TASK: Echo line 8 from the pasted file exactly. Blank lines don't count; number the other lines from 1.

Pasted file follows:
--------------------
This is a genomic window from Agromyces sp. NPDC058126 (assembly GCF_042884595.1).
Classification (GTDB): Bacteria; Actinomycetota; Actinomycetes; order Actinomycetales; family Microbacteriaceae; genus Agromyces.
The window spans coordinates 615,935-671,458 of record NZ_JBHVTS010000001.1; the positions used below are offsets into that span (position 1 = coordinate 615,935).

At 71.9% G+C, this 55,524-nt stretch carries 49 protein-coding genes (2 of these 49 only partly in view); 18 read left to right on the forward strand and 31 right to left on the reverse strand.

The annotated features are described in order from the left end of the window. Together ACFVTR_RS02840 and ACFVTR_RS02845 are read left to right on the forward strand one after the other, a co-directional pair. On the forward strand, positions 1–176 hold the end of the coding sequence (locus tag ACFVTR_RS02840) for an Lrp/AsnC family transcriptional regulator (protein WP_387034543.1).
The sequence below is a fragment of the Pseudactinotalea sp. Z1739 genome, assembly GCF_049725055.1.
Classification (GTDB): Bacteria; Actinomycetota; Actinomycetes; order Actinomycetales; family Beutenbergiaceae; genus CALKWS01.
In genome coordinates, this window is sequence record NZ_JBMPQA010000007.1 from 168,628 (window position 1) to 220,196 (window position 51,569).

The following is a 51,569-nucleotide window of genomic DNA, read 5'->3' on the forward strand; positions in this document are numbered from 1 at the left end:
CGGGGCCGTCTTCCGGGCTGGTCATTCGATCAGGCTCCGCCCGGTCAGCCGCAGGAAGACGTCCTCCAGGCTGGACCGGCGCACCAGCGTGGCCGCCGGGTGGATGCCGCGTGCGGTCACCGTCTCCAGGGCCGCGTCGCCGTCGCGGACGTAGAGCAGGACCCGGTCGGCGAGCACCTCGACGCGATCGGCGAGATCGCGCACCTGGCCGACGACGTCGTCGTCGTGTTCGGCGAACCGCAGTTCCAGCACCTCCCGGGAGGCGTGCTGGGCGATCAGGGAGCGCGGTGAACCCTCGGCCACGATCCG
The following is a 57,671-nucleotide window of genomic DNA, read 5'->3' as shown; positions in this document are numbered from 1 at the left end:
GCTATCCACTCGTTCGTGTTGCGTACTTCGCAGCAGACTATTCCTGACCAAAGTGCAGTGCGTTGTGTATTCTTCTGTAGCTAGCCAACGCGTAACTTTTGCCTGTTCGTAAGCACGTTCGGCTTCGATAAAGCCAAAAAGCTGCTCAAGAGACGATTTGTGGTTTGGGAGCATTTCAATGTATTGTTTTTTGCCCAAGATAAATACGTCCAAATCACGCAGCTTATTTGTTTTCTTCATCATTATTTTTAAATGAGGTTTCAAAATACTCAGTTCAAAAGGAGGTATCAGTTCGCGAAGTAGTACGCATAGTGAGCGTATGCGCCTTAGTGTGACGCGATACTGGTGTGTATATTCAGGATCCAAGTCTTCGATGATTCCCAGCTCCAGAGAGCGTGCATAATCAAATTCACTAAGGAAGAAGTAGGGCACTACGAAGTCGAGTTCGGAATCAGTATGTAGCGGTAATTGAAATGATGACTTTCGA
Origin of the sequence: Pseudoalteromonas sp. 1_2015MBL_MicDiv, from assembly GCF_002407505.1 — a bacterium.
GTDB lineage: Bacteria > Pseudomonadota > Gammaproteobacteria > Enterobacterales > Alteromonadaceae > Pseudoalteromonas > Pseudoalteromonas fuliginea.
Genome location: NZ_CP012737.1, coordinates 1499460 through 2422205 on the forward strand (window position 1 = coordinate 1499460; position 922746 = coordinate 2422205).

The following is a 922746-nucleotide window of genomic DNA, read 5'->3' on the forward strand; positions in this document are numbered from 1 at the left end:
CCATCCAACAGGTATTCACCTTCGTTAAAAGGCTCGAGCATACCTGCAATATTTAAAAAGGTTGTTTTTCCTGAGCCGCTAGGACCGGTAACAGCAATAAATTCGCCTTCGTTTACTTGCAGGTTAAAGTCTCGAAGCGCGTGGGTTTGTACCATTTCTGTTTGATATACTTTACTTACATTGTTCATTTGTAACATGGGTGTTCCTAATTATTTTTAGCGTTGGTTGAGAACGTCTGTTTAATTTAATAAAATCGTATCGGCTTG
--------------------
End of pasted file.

In genome coordinates, this window is sequence record NZ_JBMPQA010000007.1 from 168,628 (window position 1) to 220,196 (window position 51,569).